Missing German skipper was 'free spirit', says boss

LOUISE BERWICK
Last updated 05:00 02/05/2014
andre kinzler
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Andre Kinzler on his yacht Munetra. He, his yacht and two others onboard haven't been seen since leaving Bluff on April 16.
Southland Times photo
JOHN HAWKINS/Fairfax NZ
The RNZA Orion aircraft leaving Invercargill to search for the missing German yachties off the southern Fiordland coast.

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An Airforce Orion is back out searching for a missing yacht with three Germans on board.

Southland police area commander Inspector Lane Todd said the plane had been searching for the trio yesterday afternoon and was back out canvassing southern waters again today.

An Orion had been searching for the three companions, Andre Kinzler, 33, Lea Tietz and Veronika Steudler, both aged 19, who departed Bluff for Preservation Inlet on April 16.

They have not been heard from since.Todd said the plane was hoping to find debris, but its search had so far been fruitless.

There was very slim chance of the three Germans being castaway anywhere, he said.

"There is a still a slim liklihood that we could get wreckage.:

Andre Kinzler was warned by friends about ferocious southern waters in rough weather before he boarded his yacht with two teenage girls a fortnight ago.

But the "free spirit" was an adventurer and, sadly, the trio hasn't been heard from since.

The 33-year-old German had dreams of sailing the world before he boarded Munetra on April 16 bound for Preservation Inlet, a journey that should have taken between 10 and 12 hours.

Kinzler and his two friends Lea Tietz and Veronika Steudler, both 19, sparked a major search of southern waters when they did not return home from their planned six-day voyage to the Fiordland inlet.

Emergency services searched for the trio for three days, including using an air force Orion, but found nothing.

A dairy farm manager and a keen sailor, Kinzler had lived in Southland for nearly four years.

He spent all his free time sailing, according to his boss and Central Southland farmer Jim Cooper.

The news of Kinzler's disappearance had been devastating for Cooper and his 11 employees, who were all fond of Kinzler and his outgoing nature. "It's been hard; we are a pretty tight team."

Cooper spoke highly of the man who he said was an "awesome guy and amazing worker" but, when he didn't turn up for work, he knew something was wrong.

Kinzler, who grew up behind the wall in Germany, was frequently going on adventures, but he returned, on time for work every time. "He's always done these trips and turned up. He's never, ever let us down."

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But on April 22 he failed to turn up for early morning milking at the shed.

Cooper first called the coastguard to see if the boat had returned to Bluff but it had disappeared along with the three Germans. It still hasn't been found.

"It would have been nice if they could have found a bit of wreckage."

Kinzler had a liferaft with him, which was almost bigger than the boat, Cooper said, as well as a kayak tied to the side.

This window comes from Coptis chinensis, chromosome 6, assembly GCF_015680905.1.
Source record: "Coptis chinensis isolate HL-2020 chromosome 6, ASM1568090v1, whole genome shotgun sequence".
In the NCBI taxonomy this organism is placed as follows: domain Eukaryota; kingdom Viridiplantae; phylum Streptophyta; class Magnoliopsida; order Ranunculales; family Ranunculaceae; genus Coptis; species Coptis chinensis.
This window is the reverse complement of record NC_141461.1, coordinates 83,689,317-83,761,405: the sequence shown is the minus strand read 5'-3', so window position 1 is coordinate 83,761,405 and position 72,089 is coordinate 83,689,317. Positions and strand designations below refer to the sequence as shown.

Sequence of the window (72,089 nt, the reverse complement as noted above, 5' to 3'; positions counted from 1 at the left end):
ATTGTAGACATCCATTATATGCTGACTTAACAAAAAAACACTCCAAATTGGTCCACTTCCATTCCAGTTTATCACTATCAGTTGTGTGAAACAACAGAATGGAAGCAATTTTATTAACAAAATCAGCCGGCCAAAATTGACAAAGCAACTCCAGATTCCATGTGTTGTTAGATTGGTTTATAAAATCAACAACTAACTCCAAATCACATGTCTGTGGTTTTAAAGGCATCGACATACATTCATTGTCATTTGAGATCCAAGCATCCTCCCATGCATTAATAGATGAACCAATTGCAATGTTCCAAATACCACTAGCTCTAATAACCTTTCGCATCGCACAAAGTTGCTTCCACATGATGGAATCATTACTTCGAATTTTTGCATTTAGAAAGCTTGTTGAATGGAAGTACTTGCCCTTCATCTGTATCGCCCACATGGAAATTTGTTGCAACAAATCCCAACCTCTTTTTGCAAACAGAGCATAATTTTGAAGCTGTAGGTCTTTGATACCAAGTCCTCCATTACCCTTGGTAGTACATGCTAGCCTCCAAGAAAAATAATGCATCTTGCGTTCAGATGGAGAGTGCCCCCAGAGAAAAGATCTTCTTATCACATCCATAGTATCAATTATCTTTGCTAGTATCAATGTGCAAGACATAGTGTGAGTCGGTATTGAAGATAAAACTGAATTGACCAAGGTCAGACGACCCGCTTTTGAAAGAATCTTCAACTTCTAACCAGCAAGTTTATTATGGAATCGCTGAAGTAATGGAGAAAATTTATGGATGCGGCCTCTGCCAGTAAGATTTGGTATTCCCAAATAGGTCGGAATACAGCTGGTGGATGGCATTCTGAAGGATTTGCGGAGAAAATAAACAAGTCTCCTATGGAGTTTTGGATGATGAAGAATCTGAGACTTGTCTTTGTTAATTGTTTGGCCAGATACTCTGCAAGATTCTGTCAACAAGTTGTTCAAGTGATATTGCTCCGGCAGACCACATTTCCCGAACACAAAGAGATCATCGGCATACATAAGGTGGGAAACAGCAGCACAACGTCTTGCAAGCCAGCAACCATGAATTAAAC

He had sailed to Stewart Island before and done several trips

around the Southland coast but he was still learning to sail, he said.

"He had to learn in some of the roughest waters in the world."

Cooper did not think Kinzler would have ignored the advice of Bluff marine radio operator Meri Leask, who said earlier this week that Kinzler was "not a communicator".

Instead, he thought it may have been a lack of understanding of New Zealand sailing systems and having to check in so often.

"I think he couldn't understand what that was about," Cooper said.

"We said to him before he left if the weather wasn't right, don't force it. I think he just underestimated the way the sea works; he was lacking local knowledge of the sea."

He was an adventurer, and cycled around New Zealand before settling in Southland and working on farms. "He was a really nice guy, a top guy."

But it was that adventurous personality that may have got him into trouble.

Cooper said he hoped there was a possibility they could be found, Kinzler's house was still full of his possessions, like the day he left it.

But Cooper knew that if something had gone wrong, Kinzler would have done anything to save the two teens first. "He was a survivor . . . he would have put his life on the line to save those two girls."

Tietz had visited the farm and was a quiet but lovely girl, Cooper said. "It's just gone wrong . . . there's no trace, that is the hard part."

The Cooper family said one of the hardest things was knowing that someone's son was missing and his family didn't know.

It took police days to track down Kinzler's family in Germany and tell them of the tragic news.

"For us sitting here, knowing that his family didn't know, that is really hard."

Kinzler often spoke fondly of his elderly grandparents, who he was very close to, Cooper said.

His grandfather had planned a trip to New Zealand to visit him earlier this year, but had cancelled because he believed he was too frail.

Kinzler had dreamed of sailing to Germany one day to see them, Cooper said.

"He was telling me his ultimate dream was to sail to his home port and have his grandparents watch him."

Unfortunately, that dream may never be realised.

His friends and family are now taking solace in the fact he lived life to the full.

"Andre was a free spirit, he enjoyed life."

 

- The Southland Times

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